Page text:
Local Conflict

The Howard University ‘s campus rests atop a hill in Northwest D.C. and for many it sits uncomfortably between the collegiate population and the local residents. The issue is whether students are entitled to look down upon those who do not attend Howard University.

“Locals, in my opinion, assume that we feel superior [to them],” sophomore Sarah Brown said. “I cannot speak for anyone but myself, but I have never felt like I was better than any of the locals.”

“Local” is a term used to describe residents of the metropolitan area.

Shawn Gaines, a fourth-year finance student, is commonly mistaken for a local on Howard’s campus. He tends to socialize more with his friends, than others from the Howard community.

“There’s a conflict between the two because you can get caught up with your personal life and school work,” Gaines said.

“Friends and family are still an immediate factor in my life and I know I go out my way for them and the situations I’m involved in rather than focusing on school all the time.”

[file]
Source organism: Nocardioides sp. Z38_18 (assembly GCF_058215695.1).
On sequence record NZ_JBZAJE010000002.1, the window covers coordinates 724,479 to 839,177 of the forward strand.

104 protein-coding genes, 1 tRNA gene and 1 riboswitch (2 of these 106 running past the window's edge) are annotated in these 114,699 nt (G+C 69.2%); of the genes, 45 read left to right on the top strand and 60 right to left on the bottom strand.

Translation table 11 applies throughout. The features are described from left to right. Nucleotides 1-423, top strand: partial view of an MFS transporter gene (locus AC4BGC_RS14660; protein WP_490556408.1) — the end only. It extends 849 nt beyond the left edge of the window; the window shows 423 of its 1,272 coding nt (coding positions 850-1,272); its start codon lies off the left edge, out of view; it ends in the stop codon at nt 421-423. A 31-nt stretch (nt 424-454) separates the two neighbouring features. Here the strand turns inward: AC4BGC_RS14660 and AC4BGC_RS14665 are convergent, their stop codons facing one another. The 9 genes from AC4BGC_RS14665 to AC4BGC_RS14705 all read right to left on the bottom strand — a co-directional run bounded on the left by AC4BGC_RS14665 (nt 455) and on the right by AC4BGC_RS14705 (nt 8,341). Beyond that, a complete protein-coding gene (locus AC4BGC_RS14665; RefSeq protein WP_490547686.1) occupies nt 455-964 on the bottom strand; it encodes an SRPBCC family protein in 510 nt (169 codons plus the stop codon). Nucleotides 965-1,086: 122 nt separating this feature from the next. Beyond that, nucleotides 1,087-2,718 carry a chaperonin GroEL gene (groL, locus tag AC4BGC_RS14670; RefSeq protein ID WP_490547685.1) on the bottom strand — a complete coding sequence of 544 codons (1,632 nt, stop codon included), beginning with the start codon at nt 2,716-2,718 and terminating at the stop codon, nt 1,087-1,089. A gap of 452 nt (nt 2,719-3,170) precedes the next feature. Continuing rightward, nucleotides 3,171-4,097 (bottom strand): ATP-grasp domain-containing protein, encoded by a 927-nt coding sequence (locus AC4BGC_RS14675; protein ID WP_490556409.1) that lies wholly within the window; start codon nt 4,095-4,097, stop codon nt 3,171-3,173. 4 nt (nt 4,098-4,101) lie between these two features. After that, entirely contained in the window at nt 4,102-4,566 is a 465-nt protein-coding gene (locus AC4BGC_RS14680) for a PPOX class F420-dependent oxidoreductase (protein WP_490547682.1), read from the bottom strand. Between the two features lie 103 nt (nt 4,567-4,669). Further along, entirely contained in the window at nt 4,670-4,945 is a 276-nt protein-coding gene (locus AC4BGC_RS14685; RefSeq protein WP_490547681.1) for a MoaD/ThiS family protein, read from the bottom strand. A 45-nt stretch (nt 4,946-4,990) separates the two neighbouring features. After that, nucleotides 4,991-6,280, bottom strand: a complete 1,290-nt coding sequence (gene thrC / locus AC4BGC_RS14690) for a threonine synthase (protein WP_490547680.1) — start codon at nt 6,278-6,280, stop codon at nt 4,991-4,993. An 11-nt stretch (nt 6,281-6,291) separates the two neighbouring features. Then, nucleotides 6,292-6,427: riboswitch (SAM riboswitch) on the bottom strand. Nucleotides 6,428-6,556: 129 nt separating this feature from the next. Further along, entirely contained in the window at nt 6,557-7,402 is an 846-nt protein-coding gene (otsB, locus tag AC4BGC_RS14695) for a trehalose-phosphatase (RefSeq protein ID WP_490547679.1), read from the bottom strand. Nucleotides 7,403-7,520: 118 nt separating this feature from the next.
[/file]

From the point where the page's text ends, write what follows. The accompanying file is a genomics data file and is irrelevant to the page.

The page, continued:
Berkeley Wright, a LeDroit Park resident said, “I feel hostility for Howard students just for calling me a local all of the time.”

This conflict does not only occur at the Mecca. Philadelphia native Courtney Christian attends college in the metropolitan Atlanta area and does not have these same problems.

“As a Spelman student, I don’t feel so much hostility from the people that live in the neighborhood, but more or less that there are stereotypes about the students the attend Morehouse and Spelman,” said Christian.

Christian, a sophomore, has only encountered a problem within the last two weeks.

“The worst conflict that I can recall is a fight at a beer bash that was between locals and the Ques of Morehouse, and that was started by some high school boys at the bash,” she said.

Christian added jokingly, “Usually beer bash just ends when the food and drinks run out.”

Wright is a former Morehouse student and spent a great deal of time in the same neighborhood where Christian now resides.”I never experienced anything but love from ‘ATLiens’,” Wright said.

So what are students at Howard to do?

In an impromptu panel discussion in Locke Hall on March 25th involving a supervisor of Howard’s campus police, the audience was told that once they are out of the immediate parameters of the main campus, they are on their own.

However, if conflict arises on campus, new emergency posts have been installed.

“How do you mend a misunderstanding between an entire community and thousands of students?” Brown asked. “The best thing I could say is that we need to just treat each other with respect, if for no other reason that we are all human beings.”